Tuesday, June 24, 2014

Half way through our Colorado summer

We're now entering our sixth week living in Boulder. My family is getting more accustomed to apartment living. It's ironic though how we thought we were escaping the Arkansas heat only to live in an apartment lacking air conditioning! At least the temperature drops each night.

We had a little scare a few weeks ago. Becky had developed a large lump on her thyroid, and after meeting with a surgeon, she was strongly encouraged to have it removed in case it was cancerous. My sister (who is now eligible for sainthood) flew out here from Chicago so she could watch the kids while Becky recovered from surgery. The surgery went well, and praise God the lump was not cancerous! Becky is still healing from the surgery, but she is doing really well. The kids were pretty oblivious to the whole thing since Aunt Sass kept them busy with swimming and museums and making pizza. Have I mentioned how awesome my sister is?

Since the surgery, Becky and the kids have been occupying themselves with all kinds of activities like tennis lessons, swimming lessons, and now karate classes while I toil away at Flatirons each day. wink When I arrive home in the evenings we often eat and go out to a park or discover some new part of Boulder. On the weekends we have visited Red Rocks, Estes Park, and a few other places. In the photo below we hiked around Bear Lake at the Rocky Mountain National Park. As you can tell from our Chacos, we were not expecting to see snow!

We've gotten to see a number of old Colorado friends which has made our time out here very meaningful. Some of our best friends from Searcy also stopped by to visit for a couple of days, and we were able to dine at Casa Bonita and see a Rockies game with them.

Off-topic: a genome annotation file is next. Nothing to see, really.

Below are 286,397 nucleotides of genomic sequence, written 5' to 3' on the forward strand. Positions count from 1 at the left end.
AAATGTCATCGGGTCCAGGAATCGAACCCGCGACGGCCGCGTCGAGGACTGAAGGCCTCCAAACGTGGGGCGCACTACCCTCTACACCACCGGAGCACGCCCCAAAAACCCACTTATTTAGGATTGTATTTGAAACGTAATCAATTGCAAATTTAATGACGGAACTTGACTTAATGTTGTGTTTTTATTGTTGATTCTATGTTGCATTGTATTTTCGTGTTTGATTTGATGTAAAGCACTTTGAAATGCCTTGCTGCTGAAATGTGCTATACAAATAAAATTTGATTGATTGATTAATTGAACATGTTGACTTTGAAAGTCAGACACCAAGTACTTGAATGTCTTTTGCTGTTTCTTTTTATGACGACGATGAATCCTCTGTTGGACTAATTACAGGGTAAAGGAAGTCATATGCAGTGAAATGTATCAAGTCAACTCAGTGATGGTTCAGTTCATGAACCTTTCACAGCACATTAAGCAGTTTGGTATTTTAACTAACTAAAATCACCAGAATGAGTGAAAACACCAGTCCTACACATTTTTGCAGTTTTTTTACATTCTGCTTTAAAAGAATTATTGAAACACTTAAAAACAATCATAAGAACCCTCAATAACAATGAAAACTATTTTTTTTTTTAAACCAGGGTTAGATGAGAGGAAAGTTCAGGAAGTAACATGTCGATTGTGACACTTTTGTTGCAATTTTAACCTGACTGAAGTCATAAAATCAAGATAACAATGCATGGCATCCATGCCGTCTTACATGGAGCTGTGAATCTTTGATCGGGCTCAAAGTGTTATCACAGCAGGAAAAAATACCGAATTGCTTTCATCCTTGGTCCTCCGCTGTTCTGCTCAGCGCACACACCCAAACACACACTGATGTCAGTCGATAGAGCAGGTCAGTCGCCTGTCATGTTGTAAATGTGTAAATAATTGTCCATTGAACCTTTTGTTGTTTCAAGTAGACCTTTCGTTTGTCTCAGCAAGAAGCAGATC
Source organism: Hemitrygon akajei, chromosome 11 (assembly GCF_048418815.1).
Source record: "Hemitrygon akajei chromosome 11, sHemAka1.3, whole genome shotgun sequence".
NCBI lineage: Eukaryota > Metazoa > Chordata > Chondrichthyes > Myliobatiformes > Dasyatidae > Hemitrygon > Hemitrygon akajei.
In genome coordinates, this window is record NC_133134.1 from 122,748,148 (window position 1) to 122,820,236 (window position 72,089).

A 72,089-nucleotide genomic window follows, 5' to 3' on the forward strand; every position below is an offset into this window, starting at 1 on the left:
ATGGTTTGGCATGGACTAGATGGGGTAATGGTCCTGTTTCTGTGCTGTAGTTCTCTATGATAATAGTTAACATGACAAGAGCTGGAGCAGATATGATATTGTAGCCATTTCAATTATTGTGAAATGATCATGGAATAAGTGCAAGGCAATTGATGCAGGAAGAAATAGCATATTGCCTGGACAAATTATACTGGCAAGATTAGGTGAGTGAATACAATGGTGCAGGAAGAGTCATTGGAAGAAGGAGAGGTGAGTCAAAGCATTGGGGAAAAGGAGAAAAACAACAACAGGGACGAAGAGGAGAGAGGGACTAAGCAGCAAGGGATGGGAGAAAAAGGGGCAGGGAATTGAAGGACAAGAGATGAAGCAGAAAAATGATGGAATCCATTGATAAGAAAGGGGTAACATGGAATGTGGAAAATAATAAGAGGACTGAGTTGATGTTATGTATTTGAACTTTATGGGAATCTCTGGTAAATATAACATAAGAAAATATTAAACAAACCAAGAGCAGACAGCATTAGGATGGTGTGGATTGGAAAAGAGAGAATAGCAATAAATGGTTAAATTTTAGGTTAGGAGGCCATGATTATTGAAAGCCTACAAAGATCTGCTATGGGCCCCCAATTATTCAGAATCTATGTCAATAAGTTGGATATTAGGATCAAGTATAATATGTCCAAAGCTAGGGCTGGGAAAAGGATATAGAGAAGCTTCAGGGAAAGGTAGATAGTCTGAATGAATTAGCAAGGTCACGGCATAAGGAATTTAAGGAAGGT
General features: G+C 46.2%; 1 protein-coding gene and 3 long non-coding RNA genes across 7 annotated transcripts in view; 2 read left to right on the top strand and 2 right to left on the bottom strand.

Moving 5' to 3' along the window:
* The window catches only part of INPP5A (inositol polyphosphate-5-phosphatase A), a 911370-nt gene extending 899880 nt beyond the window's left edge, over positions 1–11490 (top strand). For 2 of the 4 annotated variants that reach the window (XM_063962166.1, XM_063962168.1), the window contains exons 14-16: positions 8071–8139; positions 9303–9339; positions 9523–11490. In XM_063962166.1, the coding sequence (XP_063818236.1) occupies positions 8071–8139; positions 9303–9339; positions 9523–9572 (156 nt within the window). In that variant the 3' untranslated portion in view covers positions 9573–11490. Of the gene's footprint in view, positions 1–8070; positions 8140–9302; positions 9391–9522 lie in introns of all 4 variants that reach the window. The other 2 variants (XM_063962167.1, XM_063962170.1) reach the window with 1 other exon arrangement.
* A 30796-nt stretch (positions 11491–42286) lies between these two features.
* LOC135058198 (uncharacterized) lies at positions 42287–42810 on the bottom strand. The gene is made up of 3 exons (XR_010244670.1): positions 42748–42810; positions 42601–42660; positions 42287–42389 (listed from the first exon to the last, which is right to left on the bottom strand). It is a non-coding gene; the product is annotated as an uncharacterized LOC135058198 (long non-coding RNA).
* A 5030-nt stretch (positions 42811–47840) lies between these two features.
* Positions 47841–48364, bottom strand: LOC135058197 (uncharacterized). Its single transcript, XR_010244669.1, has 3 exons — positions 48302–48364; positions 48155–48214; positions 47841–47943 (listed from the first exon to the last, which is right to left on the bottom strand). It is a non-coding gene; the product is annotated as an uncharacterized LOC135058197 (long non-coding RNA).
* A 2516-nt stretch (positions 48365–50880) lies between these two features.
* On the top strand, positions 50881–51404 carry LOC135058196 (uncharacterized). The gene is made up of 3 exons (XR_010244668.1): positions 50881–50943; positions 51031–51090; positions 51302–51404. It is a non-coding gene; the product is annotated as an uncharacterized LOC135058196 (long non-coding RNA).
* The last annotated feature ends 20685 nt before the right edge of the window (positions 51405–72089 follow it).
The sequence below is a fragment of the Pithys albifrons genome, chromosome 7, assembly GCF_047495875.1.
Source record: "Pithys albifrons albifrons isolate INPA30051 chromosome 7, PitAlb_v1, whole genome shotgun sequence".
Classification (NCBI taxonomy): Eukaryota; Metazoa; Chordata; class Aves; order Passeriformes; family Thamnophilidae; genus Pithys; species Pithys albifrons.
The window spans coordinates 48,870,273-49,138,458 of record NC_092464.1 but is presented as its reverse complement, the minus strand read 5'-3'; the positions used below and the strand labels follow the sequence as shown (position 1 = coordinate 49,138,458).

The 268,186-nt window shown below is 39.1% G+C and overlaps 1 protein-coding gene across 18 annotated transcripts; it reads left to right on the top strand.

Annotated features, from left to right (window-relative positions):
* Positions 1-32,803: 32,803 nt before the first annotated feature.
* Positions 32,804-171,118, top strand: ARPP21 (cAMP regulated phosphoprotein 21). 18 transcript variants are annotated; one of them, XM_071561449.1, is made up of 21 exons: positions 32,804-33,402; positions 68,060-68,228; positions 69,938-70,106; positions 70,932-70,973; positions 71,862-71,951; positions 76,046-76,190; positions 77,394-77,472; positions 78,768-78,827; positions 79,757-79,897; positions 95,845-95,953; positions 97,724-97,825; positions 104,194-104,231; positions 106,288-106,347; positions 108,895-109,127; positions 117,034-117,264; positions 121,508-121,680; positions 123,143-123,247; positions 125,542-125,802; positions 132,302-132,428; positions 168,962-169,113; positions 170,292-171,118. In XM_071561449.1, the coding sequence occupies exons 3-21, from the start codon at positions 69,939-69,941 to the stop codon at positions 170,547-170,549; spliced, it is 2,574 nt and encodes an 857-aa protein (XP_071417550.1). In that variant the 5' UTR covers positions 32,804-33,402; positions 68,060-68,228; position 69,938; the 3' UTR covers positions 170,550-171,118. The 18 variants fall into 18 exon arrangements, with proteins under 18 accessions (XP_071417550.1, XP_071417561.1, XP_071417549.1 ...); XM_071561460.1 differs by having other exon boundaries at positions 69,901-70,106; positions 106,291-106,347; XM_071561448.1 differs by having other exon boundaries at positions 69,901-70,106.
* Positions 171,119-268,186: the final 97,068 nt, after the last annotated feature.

Next week my brother and his wife will be visiting from Texas, and some more good friends from Searcy will be coming up July 4th weekend. Becky has some college friends coming up to visit the last week of July. Lots to look forward to!

I'll conclude with a note of thankfulness for the Boulder Valley Church of Christ. They have really taken us in, and we are so thankful for the many ways they supported us during Becky's surgery. One of the ladies watched the kids for us before Aunt Sara arrived, and one of the elders came to the hospital to pray with us immediately before the surgery. These are people who truly love the Lord.

I'm also thankful for the incredible VBS they put on. You would not believe how much effort they expended to entertain and teach about 50 children about God's love for a full week. Ethan and Braden absolutely loved going to VBS each day. I think it's really great that the body of Christ can be found nearly everywhere you go.

Sunday, June 01, 2014

Week 2: Finally making some contributions

Last week at Flatirons was admittedly difficult. I really like to learn new stuff, but if I'm not contributing much and all I'm doing is trying to take in lots of information, time can pass by very slowly.

This week I finally was able to write some code and fix some lingering bugs in our web application. We are using AngularJS which is new to me, and our code base is quite large, so I was a little on the slow side. By the end of the week I felt like I finally had a good idea how the application was designed and where to go to modify the app's functionality. My speed should start improving.

It really felt good to write code again. I really enjoy teaching, but I seldom have time to contribute to software that others are using. It's amazing to me how quickly time goes when I am programming and getting things to work right. Each bug fix makes me say "YES!" inside (and sometimes outside!).

Saturday, May 24, 2014

A Tale of Two Cities: Searcy and Boulder